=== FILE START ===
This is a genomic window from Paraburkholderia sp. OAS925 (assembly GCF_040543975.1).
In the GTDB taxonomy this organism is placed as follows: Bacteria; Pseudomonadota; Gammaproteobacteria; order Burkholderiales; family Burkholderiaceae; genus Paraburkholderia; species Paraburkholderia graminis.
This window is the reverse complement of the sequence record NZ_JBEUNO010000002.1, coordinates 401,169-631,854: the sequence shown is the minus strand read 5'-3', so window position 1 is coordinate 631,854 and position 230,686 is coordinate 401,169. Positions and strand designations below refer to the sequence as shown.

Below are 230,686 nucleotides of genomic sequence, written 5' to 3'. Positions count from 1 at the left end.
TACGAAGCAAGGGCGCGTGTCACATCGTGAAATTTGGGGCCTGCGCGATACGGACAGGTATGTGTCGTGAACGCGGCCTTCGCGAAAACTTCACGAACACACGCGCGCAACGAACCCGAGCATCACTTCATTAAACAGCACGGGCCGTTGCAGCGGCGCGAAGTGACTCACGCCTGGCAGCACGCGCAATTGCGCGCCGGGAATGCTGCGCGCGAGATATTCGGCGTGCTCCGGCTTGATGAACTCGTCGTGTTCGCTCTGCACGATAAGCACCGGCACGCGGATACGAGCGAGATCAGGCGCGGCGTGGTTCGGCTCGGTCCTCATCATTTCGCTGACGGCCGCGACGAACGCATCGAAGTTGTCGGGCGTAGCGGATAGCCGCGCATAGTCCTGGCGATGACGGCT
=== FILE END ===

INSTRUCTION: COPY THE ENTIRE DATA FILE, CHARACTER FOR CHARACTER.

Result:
This is a genomic window from Paraburkholderia sp. OAS925 (assembly GCF_040543975.1).
In the GTDB taxonomy this organism is placed as follows: Bacteria; Pseudomonadota; Gammaproteobacteria; order Burkholderiales; family Burkholderiaceae; genus Paraburkholderia; species Paraburkholderia graminis.
This window is the reverse complement of the sequence record NZ_JBEUNO010000002.1, coordinates 401,169-631,854: the sequence shown is the minus strand read 5'-3', so window position 1 is coordinate 631,854 and position 230,686 is coordinate 401,169. Positions and strand designations below refer to the sequence as shown.

Below are 230,686 nucleotides of genomic sequence, written 5' to 3'. Positions count from 1 at the left end.
TACGAAGCAAGGGCGCGTGTCACATCGTGAAATTTGGGGCCTGCGCGATACGGACAGGTATGTGTCGTGAACGCGGCCTTCGCGAAAACTTCACGAACACACGCGCGCAACGAACCCGAGCATCACTTCATTAAACAGCACGGGCCGTTGCAGCGGCGCGAAGTGACTCACGCCTGGCAGCACGCGCAATTGCGCGCCGGGAATGCTGCGCGCGAGATATTCGGCGTGCTCCGGCTTGATGAACTCGTCGTGTTCGCTCTGCACGATAAGCACCGGCACGCGGATACGAGCGAGATCAGGCGCGGCGTGGTTCGGCTCGGTCCTCATCATTTCGCTGACGGCCGCGACGAACGCATCGAAGTTGTCGGGCGTAGCGGATAGCCGCGCATAGTCCTGGCGATGACGGCT